The conditions on the Lviv-Kiev overnight “express” train are quite shocking. As the steam engine slowly pulled into the Lviv station to pick up passengers, what greeted us behind the already seemingly two-decade-old engine was a series of green-painted metal box carriages, the design of which has not changed at all since the Soviets standardized them, eh, more than half a century ago. The carriages can be described in one word: rusty. Rust covered the creaky doors and the metal stairs leading up to them.
The inside was not much better. The curtain had 20-year-old (beer?) stains, only to be “outshined” by the 40-year-old rusty rods that are barely keeping the curtains in their proper positions. As the train slowly chugged out of Lviv station, one can hear the wooden frames of sleeping berths and windowsills making creaking noises the whole night, as if they are going to fall apart any minute. Passengers necessarily make their own beds with given sheets and beddings, while conductors go around the half-empty carriage asking stern-faced if anyone wants tea.
The distinctly Soviet nature of all this does not seem to bother my fellow passengers at all, and for a good reason. As soon as her bed is made, the stylishly dressed Ukrainian girl at the compartment next to mine pulls out her spanking new iPhone and drift off listening to music. Other passengers follow suit. All have some 21st century high-tech gadgets to keep themselves busy while the train continues to slowly inch forward with her mid-20th century “old-school” mechanism.
The contrast of the train and her passengers cannot be starker. One is sustainable inefficient “tradition” with no obvious modernization efforts in sight, while the other is racing to get on with any new trend available, much in the same way as people do in any other part of the world. The already old train feels more and more ancient when the brilliantly fashionable locals are occupying it. One cannot help by feel shame for the inanimate objects for not being able to compete...
And the train is definitely not alone. Equally creaky and ancient buses and trams run through the street, but so do spanking new Mercedes and BMWs. Public housing still are concrete boxes from the Soviet era, while newly built private housing, whether it be villas or privately developed apartment blocks, incorporate the best designs both on the outside and the inside. Whatever the private sector owns is new, and whatever the government owns is old and barely operational.
The stark contrast in a way illustrates the state of former USSR’s economic structure. Private citizens, with newly liberated entrepreneurial spirits and ability to consume goods from all over the world, are transforming themselves rapidly to catch up with the West mentally and materialistically. The state, as represented by few remaining state-operated institutions like the Ukrainian railway bureau, has no energy, spirit, or financial resources to be revamping themselves.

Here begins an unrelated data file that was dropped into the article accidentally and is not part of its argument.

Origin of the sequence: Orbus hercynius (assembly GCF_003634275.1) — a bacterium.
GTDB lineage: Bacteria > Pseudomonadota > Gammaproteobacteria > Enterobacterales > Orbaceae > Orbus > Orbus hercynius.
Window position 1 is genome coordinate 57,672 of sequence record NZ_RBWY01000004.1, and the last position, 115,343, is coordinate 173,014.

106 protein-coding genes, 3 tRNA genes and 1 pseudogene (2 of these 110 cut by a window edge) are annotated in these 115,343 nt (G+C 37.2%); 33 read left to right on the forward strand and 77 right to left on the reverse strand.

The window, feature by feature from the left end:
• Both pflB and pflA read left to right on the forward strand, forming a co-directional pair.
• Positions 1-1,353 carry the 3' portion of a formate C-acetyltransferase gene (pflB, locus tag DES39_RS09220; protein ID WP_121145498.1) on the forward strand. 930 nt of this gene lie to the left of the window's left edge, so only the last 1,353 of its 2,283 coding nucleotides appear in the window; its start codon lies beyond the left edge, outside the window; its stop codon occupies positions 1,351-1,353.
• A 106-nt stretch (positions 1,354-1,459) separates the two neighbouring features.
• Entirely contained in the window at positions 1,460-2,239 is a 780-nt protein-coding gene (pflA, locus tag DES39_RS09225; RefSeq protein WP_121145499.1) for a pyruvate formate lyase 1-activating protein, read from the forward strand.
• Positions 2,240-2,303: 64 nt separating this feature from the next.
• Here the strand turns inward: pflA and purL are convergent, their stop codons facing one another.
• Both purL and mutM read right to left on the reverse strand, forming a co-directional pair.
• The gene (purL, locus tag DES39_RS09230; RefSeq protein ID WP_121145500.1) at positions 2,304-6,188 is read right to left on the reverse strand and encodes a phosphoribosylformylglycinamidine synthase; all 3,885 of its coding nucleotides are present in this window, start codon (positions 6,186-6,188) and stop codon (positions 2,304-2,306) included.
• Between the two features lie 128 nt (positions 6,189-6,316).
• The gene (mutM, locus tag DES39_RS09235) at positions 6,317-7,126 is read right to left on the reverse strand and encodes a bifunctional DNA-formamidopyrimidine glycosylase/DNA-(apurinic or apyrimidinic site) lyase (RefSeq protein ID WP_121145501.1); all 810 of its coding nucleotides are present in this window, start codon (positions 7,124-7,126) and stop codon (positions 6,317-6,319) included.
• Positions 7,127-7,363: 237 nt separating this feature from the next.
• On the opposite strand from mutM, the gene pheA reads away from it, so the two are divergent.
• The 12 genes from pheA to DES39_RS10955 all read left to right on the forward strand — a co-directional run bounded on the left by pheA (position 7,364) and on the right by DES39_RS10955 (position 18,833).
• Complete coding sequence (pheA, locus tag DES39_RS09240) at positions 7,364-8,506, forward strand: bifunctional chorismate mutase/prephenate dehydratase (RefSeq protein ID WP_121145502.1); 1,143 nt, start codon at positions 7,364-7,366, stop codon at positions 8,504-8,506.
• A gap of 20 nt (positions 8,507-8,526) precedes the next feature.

Certainly, it can be said that in the effort of “post-communist states” like Ukraine to engage the capitalist-dominated world economic order, the state has been the one to suffer the biggest damage. Many sources of prior income, in the form of protected state enterprises, were killed off by economic reform and previously nonexistent private/foreign competition. By at the same time, the new demands of the electorate, seeking to gain the same benefits as citizens of developed countries in the West, continue to squeeze the coffers of the state with increased public spending.
The financial gap, as a result, has emerged. Private citizens benefit from higher income and cheaper/better goods under a more global environment, but the government only sees increased responsibility and spending while new sources of revenue by way of taxation has not kept up. To prevent excess debt, minor yet “functional” institutions, like these creaky trains, can only be maintained in the current state without hope for transformation in the short term, unless major accidents raise public awareness and demand for substantial change.
But what is scarier than the financial gap is the mentality gap. While individuals, with optimism and competitiveness, continue to plow forward in their quest to obtain the very best of everything, what would they think of their “adequate is good enough” attitude of government institutions? Sure, people are still riding these creaky trains to Kiev, but are they simply doing it out of disdainful necessity? When the individuals start to perceive their government as fundamentally and overtly conservative, without correlation to political thinking, do they simply lose confidence in all government institutions and begin to see political activism as pointless?